Alcohol industry concerned about possible sales ban over Easter

30 March 2021 - 16:12 By ernest mabuza
An alcohol industry body has submitted an urgent request for information government has used regarding another possible ban on the sale of booze. Stock photo.
An alcohol industry body has submitted an urgent request for information government has used regarding another possible ban on the sale of booze. Stock photo.

The SA Liquor Brand owners Association (Salba) has submitted an urgent request to cooperative governance and traditional affairs (Cogta) minister Nkosazana Dlamini-Zuma and health minister Zweli Mkhize for the rationale behind a potential alcohol sales ban over Easter.

The association said on Tuesday this followed confirmation at an industry meeting with officials from the department of trade, industry and competition on Monday that the national coronavirus command council (NCCC) would recommend a ban on alcohol sales for up to 11 days, starting at the Easter weekend.

The department was not immediately available to comment on Salba’s statement nor verify if alcohol sales would be temporarily suspended.

President Cyril Ramaphosa will address the nation at 7.30pm on Tuesday evening on government’s latest response to the pandemic. The address will shed light on whether the NCCC recommendation was accepted. 

A tightening of lockdown restrictions may be used to slow an anticipated third wave of Covid-19 infections fuelled by gatherings over the long weekend.

Salba said it understood the NCCC wanted to increase the number of people allowed in a gathering from the current limit of 100 for indoors and 250 for outdoors for the same period.

The urgent request for information was made in terms of the Promotion of Access to Information Act.

Salba said it had given government until Wednesday to furnish this information, which the association would use to decide its next course of action.

“We hope government will be transparent and make this information available. We would like to understand what the rationale/evidence-based reasoning is behind an 11-day ban on alcohol sales while at the same time increasing the maximum number of people allowed at gatherings,” said Salba chairperson Sibani Mngadi.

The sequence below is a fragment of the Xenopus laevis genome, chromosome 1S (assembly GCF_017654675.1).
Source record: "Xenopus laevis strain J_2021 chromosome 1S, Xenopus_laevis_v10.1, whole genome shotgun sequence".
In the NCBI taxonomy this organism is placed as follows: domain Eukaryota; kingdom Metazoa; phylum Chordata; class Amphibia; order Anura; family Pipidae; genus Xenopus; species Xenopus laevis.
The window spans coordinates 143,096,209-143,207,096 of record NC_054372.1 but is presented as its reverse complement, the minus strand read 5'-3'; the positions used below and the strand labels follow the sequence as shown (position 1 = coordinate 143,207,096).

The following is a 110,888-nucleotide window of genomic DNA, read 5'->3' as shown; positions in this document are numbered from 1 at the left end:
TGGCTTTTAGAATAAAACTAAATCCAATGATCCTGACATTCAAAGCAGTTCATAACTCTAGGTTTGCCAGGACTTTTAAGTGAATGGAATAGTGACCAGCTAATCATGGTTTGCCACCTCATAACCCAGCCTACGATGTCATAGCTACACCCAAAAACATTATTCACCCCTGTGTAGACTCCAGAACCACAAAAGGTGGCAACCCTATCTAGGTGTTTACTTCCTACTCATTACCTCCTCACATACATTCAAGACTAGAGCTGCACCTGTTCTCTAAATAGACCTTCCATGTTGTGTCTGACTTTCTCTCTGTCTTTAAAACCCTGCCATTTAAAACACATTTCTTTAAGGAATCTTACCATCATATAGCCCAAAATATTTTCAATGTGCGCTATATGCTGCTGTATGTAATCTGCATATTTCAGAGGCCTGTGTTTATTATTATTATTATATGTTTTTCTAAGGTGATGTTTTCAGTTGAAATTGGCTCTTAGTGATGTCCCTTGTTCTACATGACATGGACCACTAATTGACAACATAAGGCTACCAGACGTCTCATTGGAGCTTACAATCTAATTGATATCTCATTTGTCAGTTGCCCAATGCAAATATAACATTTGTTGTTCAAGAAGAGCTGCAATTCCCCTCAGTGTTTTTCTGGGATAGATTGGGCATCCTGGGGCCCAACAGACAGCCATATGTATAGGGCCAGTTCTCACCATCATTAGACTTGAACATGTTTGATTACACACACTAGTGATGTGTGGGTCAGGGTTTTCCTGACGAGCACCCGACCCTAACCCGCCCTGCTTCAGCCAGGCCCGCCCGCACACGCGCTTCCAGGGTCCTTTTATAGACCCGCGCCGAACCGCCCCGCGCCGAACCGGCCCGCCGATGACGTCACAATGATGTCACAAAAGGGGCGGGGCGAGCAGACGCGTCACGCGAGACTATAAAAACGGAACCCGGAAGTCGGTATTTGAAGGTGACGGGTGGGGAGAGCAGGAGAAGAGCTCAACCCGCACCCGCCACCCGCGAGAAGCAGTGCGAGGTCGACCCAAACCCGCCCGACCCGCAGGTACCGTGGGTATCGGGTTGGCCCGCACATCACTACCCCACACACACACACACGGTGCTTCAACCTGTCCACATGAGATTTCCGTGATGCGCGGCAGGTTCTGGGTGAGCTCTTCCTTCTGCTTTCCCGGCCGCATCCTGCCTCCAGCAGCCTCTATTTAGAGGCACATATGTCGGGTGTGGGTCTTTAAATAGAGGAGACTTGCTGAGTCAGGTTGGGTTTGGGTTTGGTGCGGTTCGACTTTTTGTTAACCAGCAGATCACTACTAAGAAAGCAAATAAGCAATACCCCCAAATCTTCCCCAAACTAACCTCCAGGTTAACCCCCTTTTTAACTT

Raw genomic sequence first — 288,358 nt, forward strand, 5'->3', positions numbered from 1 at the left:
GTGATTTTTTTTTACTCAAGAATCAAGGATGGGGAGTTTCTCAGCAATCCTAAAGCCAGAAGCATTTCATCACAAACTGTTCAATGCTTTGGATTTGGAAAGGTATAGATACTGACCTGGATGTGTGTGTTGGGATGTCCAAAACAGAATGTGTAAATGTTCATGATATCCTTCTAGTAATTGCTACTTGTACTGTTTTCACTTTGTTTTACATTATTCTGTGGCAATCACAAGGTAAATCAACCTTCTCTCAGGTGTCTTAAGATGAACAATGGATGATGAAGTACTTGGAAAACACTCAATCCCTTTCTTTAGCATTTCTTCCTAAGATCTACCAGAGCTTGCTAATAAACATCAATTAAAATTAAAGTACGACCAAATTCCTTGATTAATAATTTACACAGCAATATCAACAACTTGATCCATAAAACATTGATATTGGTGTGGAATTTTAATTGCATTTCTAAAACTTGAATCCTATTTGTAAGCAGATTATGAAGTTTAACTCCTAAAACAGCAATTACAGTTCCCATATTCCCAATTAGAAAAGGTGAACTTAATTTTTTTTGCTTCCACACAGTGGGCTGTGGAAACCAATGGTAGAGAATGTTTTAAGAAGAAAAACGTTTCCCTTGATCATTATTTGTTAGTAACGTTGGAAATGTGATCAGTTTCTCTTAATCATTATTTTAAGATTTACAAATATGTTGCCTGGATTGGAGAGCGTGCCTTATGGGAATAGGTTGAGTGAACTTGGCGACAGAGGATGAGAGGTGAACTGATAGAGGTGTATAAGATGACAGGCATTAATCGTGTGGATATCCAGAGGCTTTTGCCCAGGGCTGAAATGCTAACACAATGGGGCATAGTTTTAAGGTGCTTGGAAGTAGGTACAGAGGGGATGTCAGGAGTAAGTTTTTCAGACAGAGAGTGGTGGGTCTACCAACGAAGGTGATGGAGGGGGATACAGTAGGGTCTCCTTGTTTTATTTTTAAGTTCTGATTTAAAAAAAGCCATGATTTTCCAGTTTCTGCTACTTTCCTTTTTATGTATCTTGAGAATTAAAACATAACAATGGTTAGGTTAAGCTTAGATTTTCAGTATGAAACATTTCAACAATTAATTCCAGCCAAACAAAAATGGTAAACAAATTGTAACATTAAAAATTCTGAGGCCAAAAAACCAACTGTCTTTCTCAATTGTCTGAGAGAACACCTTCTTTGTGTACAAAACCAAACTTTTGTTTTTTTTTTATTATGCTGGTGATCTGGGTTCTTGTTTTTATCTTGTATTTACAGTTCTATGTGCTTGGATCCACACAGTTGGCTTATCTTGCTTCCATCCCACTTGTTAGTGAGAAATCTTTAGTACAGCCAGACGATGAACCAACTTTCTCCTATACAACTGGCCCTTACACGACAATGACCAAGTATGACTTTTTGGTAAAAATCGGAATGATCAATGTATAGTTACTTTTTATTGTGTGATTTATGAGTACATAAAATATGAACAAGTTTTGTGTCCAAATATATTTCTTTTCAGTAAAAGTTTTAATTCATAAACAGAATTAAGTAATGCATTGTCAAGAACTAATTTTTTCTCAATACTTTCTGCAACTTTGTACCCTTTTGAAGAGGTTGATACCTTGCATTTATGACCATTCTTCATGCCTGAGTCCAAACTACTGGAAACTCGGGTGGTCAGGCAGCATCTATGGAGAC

Mngadi expressed concern that trade and industry minister Ebrahim Patel failed to meet the industry to discuss an intended ban.

The department is responsible for licensing the manufacturing and distribution of alcohol in the country.

“We have had three bans totalling 19 weeks of lost trade days, a R36bn loss in sales revenue for the industry and R29bn loss in tax revenue for government since the start of the lockdown at this time last year.

“However, minister Patel has only found time on one occasion to meet with the industry to inform us of the third liquor ban. He has not responded to correspondence from organisations in the alcohol sector. We have instead been received by other ministers in the NCCC, but not him,” Mngadi said.

Western Cape premier Alan Winde said on Tuesday the province did not support a move to a level 2 lockdown because the move was not supported by the available provincial data and would undermine the provincial economy.

Winde said provincial health platform data showed there was a continued decline in Covid-19 case admissions and deaths in the Western Cape. 

“We are approaching the situation seen between the first and second waves, although we have not reached it yet.”

He said overall, the data demonstrated a health platform that had the capacity to respond to Covid-19.

Winde said the province was only now starting to see signs of a delicate economic recovery. He said Easter was important for domestic tourism and limiting demand now would result in more job losses.

“When comparing this concerning data with the current status of our health platform, it becomes clear that moving to alert level 2 at this stage would not achieve the balance we need to save lives and livelihoods in the Western Cape.”